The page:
Issued on April 10, 2012.
Royal Mail’s alphabetical journey around UK landmarks, which began with the letters A to L in October last year, concludes with the letters M to Z on April 10.
Comprising no fewer than 14 1st class stamps, this is Britain’s biggest single special stamp issue to date.
The stamps are being issued in three sheets of 30: one has the designs from M to R in se-tenant strips of six, another has S to X in se-tenant strips of six, and the third has Y and Z in se-tenant pairs; this arrangement also makes vertical strips of each individual design available.
Designed by Robert Maude and Sarah Davies, the set was printed by Cartor in litho.
Ten of the featured locations are in England, two in Scotland, one in Northern Ireland and one in Wales.
Although some sites deserve stamps, the series is an excuse for pretty pictures
QUALITY OF DESIGN
The set is bright and colourful, but it’s simply about well-chosen photographs
Individual stamps might stop people in their tracks if used in their local area
1st class Manchester Town Hall
One of Britain’s greatest municipal buildings, this Victorian neo-Gothic design by architect Alfred Waterhouse in 1877 features imposing murals by the artist Ford Madox Brown depicting the history of the city.
1st class Narrow Water Castle
Built in the 1560s, this fortification on the County Down bank of the Clanrye River near Warrenpoint is typical of the tower houses constructed in Ireland from the 14th to the 17th centuries.
1st class Old Bailey
The Central Criminal Court of England is commonly known after the street in which it stands in London. Designed by E W Mountford and opened in 1907, it has a bronze statue of Lady Justice on its dome.
1st class Portmeirion
Designed and built in the Italianate style by Sir Clough Williams-Ellis between 1925 and 1975, this tourist village in Gwynedd most famously served as the location for the 1960s television series The Prisoner.
1st class The Queen’s College, Oxford
Founded in 1341, and named after Queen Philippa, the wife of King Edward III, this Oxford College has medieval foundations but is renowned for its 18th-century architecture by the famous Nicholas Hawksmoor.
1st class Roman Baths
Britain’s best-preserved Roman site for public bathing gave its name to the city of Bath. The baths themselves are several metres below the modern street level, and associated visitor attractions are the Sacred Spring, Roman Temple and Grand Pump Room.
1st class Stirling Castle
One of the largest castles in Scotland was built on a crag guarding what was the furthest downstream crossing of the
River Forth. It has suffered at least eight sieges, the last being by Bonnie Prince Charlie in 1746.
1st class Tyne Bridge
This arched bridge over the River Tyne links the city of Newcastle with the town of Gateshead. Designed by the Middlesborough firm of Mott, Hay & Anderson, at the time of its opening in 1928 it was the world’s longest single-span bridge.
1st class Urquhart Castle
Built on a headland overlooking Loch Ness, this was one of the largest strongholds in Scotland. A castle existed on this site from the early 13th century, but it was largely destroyed in 1692 by troops opposing Jacobite rebels.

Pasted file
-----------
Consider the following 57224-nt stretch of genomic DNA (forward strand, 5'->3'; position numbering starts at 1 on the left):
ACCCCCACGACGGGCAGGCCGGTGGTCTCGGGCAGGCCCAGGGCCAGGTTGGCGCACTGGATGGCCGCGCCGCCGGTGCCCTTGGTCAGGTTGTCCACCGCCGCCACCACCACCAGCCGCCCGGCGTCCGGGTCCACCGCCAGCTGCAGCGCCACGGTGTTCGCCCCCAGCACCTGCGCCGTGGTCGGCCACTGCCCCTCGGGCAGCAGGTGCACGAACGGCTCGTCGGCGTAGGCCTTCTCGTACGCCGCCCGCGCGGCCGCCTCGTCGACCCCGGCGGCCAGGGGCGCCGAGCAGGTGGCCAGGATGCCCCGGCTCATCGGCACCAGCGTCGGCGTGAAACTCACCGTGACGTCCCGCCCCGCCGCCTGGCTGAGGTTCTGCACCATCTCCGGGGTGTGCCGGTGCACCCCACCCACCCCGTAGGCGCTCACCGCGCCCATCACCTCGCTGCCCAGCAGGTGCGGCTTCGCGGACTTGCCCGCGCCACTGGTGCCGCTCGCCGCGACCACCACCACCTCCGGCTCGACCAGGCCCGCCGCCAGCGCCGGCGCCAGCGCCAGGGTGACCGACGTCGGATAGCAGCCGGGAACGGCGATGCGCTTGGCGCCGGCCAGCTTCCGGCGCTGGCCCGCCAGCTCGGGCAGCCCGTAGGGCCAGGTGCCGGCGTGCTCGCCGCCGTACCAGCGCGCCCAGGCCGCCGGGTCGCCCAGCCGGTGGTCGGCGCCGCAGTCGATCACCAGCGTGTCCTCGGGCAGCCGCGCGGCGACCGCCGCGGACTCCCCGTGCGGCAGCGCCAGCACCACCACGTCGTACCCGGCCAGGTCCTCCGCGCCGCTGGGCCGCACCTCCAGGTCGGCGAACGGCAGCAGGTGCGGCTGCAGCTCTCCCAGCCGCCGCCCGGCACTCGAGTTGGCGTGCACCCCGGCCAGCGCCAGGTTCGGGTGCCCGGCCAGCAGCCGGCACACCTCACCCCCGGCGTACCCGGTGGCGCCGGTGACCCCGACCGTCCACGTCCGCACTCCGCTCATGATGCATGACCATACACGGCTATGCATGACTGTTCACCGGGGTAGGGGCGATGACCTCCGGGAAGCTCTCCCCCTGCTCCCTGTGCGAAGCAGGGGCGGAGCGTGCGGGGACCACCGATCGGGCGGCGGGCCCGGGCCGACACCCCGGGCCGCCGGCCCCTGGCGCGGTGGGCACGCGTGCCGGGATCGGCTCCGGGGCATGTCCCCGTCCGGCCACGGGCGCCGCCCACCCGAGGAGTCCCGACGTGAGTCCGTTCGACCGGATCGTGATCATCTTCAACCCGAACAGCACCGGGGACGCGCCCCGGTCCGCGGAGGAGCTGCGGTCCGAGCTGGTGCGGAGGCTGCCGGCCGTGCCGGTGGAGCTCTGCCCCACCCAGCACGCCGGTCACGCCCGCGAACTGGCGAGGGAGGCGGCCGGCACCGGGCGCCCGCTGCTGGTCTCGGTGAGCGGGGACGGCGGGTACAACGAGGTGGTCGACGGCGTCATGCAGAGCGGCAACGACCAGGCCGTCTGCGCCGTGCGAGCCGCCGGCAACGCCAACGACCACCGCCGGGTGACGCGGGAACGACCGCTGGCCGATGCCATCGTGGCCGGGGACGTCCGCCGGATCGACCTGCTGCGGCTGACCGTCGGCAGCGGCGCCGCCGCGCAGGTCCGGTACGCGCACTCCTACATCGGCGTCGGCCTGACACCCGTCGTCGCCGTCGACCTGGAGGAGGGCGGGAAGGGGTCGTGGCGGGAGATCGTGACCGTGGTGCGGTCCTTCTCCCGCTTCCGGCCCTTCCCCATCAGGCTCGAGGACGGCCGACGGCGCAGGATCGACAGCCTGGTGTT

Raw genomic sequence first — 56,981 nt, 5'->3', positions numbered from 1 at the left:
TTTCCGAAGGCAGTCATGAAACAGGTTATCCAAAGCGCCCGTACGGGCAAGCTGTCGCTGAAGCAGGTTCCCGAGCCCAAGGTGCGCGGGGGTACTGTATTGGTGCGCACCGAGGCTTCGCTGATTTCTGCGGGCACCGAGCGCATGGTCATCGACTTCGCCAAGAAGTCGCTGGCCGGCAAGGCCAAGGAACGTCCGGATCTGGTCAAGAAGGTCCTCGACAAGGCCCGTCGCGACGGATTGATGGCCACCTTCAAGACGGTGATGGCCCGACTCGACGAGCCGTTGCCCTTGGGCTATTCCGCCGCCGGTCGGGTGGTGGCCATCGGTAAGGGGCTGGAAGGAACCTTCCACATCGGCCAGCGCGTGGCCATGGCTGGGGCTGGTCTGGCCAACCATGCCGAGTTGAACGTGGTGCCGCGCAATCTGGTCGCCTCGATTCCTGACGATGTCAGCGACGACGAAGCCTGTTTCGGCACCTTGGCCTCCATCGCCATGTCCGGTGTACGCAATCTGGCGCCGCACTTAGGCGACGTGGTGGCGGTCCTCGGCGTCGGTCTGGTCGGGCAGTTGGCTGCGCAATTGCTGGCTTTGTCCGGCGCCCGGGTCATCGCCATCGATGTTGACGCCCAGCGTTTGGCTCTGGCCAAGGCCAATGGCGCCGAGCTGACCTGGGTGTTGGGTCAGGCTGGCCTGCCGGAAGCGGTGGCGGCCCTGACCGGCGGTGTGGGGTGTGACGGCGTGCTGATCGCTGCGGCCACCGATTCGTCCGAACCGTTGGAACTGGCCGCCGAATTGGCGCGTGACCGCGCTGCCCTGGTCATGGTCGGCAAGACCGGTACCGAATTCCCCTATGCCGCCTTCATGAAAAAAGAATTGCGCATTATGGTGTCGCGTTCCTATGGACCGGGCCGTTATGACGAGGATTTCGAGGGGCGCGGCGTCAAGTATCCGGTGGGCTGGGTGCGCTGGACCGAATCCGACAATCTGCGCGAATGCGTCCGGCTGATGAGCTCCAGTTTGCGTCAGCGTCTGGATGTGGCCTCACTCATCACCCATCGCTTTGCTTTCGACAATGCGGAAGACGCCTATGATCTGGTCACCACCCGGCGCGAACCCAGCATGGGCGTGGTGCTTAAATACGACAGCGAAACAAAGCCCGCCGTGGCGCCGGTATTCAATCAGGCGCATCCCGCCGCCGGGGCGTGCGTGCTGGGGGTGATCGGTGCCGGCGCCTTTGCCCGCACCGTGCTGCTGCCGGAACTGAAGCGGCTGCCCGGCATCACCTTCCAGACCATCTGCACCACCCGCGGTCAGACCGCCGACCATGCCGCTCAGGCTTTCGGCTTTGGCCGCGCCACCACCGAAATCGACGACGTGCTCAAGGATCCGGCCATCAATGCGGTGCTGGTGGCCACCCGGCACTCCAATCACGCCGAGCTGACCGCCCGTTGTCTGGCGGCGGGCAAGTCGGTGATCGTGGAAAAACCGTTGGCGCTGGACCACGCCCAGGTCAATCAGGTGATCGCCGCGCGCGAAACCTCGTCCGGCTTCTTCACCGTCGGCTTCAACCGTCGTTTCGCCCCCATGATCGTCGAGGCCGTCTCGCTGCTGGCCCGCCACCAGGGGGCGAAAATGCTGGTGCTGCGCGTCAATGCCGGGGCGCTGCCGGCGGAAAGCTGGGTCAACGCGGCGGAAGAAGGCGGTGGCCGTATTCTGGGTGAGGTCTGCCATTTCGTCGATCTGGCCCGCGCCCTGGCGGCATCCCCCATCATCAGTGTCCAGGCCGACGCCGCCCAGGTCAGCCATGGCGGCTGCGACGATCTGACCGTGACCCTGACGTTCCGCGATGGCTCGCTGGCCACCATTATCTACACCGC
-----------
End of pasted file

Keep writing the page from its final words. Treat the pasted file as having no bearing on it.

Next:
1st class Victoria & Albert Museum
The V&A in South Kensington, London, is the world’s largest museum of decorative arts and design, housing a permanent collection of nearly five million objects. Named after Queen Victoria and Prince Albert, it was founded in 1852.
1st class White Cliffs of Dover
This cliff face of white chalk with streaks of black flint reaches 107m (350ft) in height on the Kent coast. It is of great symbolic value as it faces across the English Channel, where invasions have historically been threatened. It is also the first sight of Britain for many travellers from the continent arriving by sea.
1st class Station X, Bletchley Park
This was the secret radio intercept station at Bletchley Park in Buckinghamshire, the site of Britain’s codebreaking centre during World War II. From a tiny room in the roof of the mansion, MI6 communicated with its agents across the world.
1st class York Minster
One of the largest and finest Gothic cathedrals in Northern Europe, this limestone edifice was largely constructed between 1230 and 1472, but sits on a site which has been used for worship since 627.
1st class ZSL London Zoo
Named after the Zoological Society of London, this is the world’s oldest scientific zoo, established in Regent’s Park in 1828 and opened to the public in 1847. The stamp shows the Snowdon Aviary, built in 1962-64.
The presentation pack has to display the last two stamps on the back as there is not enough room for all 14 on the front. For a similar reason, two different first day covers are available, along with the usual stamp cards.
A composite sheet is also being made available through philatelic channels, bringing together all 26 stamps from parts one and two of the series, along with four labels showing the seats of government of the four countries of the UK.
Set of 14 stamps £6.44
Presentation pack £6.95
Stamp cards £6.30
First day envelope £0.30
First day cover (M-S) £3.79
First day cover (T-Z) £4.89
Composite sheet £11.96
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